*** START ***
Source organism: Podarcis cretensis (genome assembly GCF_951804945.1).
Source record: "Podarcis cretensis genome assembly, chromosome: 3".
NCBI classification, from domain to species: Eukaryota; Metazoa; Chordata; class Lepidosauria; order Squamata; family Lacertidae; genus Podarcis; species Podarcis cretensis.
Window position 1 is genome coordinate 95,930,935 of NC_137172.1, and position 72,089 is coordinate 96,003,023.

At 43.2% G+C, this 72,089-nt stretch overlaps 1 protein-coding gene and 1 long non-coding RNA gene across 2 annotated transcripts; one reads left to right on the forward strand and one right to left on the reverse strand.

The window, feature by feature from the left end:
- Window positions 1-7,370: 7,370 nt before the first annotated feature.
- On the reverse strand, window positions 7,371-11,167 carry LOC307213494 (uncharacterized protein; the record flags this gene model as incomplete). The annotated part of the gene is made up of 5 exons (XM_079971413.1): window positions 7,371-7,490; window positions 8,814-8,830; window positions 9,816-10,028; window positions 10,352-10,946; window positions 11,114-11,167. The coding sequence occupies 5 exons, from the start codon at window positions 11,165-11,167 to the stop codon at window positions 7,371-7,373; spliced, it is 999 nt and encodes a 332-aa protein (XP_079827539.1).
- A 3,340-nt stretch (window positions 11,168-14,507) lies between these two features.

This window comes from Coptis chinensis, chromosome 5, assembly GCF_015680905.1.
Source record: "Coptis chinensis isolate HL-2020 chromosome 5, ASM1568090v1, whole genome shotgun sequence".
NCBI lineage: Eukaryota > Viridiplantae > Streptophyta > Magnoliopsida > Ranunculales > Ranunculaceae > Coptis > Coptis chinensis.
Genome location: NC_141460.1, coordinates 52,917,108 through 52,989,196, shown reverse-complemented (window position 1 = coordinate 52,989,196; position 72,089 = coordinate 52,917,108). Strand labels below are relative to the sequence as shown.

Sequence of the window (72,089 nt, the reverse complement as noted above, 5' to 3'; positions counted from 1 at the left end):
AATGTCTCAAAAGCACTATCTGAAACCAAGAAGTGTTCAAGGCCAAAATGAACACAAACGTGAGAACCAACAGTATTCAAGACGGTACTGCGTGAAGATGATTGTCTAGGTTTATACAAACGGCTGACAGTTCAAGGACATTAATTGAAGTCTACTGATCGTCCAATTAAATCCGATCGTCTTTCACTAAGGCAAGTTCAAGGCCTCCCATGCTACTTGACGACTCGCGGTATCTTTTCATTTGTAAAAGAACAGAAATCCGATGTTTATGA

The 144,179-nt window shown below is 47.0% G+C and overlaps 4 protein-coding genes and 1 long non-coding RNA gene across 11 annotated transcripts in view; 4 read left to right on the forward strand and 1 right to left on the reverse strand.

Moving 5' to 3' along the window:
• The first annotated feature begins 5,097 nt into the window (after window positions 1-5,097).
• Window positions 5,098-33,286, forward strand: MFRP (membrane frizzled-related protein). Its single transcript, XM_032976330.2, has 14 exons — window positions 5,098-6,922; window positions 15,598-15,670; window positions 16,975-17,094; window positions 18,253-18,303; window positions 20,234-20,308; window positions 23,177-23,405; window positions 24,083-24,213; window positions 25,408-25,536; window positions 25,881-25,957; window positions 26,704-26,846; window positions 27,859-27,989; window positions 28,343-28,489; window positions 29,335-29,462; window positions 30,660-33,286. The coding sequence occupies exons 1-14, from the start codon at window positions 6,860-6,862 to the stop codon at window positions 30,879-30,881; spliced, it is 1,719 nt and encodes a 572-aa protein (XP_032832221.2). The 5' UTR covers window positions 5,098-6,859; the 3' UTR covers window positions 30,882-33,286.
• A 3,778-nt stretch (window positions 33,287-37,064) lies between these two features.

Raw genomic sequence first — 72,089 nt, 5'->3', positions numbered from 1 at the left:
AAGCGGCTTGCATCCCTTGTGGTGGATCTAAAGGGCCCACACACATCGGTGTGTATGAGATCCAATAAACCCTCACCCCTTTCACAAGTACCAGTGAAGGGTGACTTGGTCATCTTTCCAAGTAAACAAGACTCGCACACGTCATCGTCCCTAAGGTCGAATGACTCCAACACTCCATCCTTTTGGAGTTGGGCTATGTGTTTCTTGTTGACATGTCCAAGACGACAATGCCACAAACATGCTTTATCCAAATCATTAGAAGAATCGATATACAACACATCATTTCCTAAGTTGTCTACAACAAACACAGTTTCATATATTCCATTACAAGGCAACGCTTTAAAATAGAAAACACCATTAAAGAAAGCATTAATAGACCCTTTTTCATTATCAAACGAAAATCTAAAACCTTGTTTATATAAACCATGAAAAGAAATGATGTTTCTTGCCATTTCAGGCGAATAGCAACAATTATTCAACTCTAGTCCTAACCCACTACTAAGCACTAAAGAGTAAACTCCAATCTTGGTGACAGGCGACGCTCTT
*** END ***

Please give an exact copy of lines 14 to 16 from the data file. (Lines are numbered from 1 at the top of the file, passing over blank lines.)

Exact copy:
Sequence of the window (72,089 nt, the reverse complement as noted above, 5' to 3'; positions counted from 1 at the left end):
AATGTCTCAAAAGCACTATCTGAAACCAAGAAGTGTTCAAGGCCAAAATGAACACAAACGTGAGAACCAACAGTATTCAAGACGGTACTGCGTGAAGATGATTGTCTAGGTTTATACAAACGGCTGACAGTTCAAGGACATTAATTGAAGTCTACTGATCGTCCAATTAAATCCGATCGTCTTTCACTAAGGCAAGTTCAAGGCCTCCCATGCTACTTGACGACTCGCGGTATCTTTTCATTTGTAAAAGAACAGAAATCCGATGTTTATGA

The 144,179-nt window shown below is 47.0% G+C and overlaps 4 protein-coding genes and 1 long non-coding RNA gene across 11 annotated transcripts in view; 4 read left to right on the forward strand and 1 right to left on the reverse strand.